Human And Civil Rights In Armed Forces

2346 words - 10 pages

Issues with both Civil and Human rights have been a focal point of issue with each war the United States has engaged in; ranging from the introduction of a multi-racial army to a fighting force consisting of people of multiple sexual orientations, from combating crude surgical techniques and diseases to debating the actual ethical ideals of war. Although the army tends to lag on the acceptance on certain social issues, given a certain amount of time the Civil and Human rights of the United States’ armed forces are almost always met. Though the disadvantages of wartime are often overshadowed by the advantages: advancements in gender and race equality, as well as the advancement of technology, ...view middle of the document...

S. has engaged in. With higher estimates around 750,000 for both the North and the South and the casualties at nearly double that (Billings), the American Civil war is by far the most terribly gruesome war an American soldier could have fought in. Though their sacrifice was meaningful and is still appreciated, their right to life, given to them at birth, was undoubtedly violated. Some would argue that when one signs up to fight in war, their duty to selflessly defend their country overrides their right to life. However, this would imply that a soldier’s main duty is to die rather than protect. Furthermore, the right to life is the most basic and fundamental of all human rights, and a human’s right to life could never be devalued to the point of giving it up.
Although the death toll of the American civil war is astronomical, with the total count for both the North and the South at around 750,000, two thirds of the deaths in the civil war were a result of disease and infection. Diseases such as typhoid fever, dysentery, malaria, yellow fever, and many more ravaged the camps and killed hundreds at a time. In addition, because of the poor living conditions soldiers faced, infections were a common issue for even the slightest of cuts. And if the infection didn’t result in the death of the victim, amputation was usually inevitable. Furthermore, during the Civil War, the experience and training of doctors wasn’t well regulated on either side; with the Union only having 98 doctors and the Confederacy 24, both armies were willing to take anyone who considered himself a physician (Billings). With this came about an abundance of medical issues associated with the care of soldiers; not only was it nearly impossible for soldiers to avoid even slightly agreeable living conditions, but when sick the medical treatment for the soldiers was nearly nonexistent. Furthermore, the soldiers often had no choice over what treatment the doctors decided on. There are several reported cases where a soldier would point his rifle at his doctor in hopes of stopping him from performing any treatment. These kinds of poor conditions and medical treatment is in direct violation of the soldier’s human right to choose what happens to your body as well as decide what medical treatment you endure. The terrible conditions American Civil War soldiers were exposed to, arguably, would even boarder on torture.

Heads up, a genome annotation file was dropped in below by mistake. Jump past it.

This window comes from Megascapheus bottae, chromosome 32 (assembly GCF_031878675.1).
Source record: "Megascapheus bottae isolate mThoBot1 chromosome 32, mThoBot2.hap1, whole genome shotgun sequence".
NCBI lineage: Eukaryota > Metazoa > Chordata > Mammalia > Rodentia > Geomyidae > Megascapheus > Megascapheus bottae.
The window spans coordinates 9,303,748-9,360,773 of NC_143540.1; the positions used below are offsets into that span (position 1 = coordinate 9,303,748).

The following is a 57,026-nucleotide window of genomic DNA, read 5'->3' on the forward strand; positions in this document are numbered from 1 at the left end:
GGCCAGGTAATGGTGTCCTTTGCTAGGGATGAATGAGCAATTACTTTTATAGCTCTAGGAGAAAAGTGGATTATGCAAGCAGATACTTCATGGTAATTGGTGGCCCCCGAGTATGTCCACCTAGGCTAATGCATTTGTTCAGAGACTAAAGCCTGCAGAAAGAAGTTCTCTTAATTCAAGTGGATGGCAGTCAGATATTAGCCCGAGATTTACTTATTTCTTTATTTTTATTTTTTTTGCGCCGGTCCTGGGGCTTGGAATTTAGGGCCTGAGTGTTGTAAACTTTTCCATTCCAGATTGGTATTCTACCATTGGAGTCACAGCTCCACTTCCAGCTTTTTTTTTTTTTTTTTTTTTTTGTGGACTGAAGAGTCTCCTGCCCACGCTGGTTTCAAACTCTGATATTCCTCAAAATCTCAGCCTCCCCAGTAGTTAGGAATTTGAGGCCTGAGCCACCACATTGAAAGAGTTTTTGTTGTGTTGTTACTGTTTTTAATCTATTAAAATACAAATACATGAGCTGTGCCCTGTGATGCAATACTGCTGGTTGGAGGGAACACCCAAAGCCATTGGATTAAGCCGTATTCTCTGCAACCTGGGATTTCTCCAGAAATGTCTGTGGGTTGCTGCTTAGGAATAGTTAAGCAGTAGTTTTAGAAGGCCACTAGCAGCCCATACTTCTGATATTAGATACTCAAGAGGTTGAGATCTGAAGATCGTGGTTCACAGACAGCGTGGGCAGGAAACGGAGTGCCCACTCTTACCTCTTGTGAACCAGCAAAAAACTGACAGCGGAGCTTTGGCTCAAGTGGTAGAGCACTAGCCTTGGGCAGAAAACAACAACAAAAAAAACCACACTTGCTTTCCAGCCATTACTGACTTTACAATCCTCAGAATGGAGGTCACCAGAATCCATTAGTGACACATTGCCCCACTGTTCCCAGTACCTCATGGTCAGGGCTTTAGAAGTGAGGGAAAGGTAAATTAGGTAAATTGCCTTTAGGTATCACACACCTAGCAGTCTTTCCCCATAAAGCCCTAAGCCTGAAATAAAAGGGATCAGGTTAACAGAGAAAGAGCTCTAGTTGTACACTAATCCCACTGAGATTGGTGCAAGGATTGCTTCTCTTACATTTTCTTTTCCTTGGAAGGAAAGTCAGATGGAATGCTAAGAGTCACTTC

With all the losses of human rights soldiers endured throughout the Civil War, arguably, their sacrifice was worth the single advancement to come from the war: the abolishment of slavery. It is no secret that disputes over race were what split the country and plunged it into war; however, it is hard to imagine what the present condition of the United States would be like had the Union soldiers had not succeeded. And although their right to life as well as their choice of treatment was greatly violated in the course of the war, considering the lives they have given back through...

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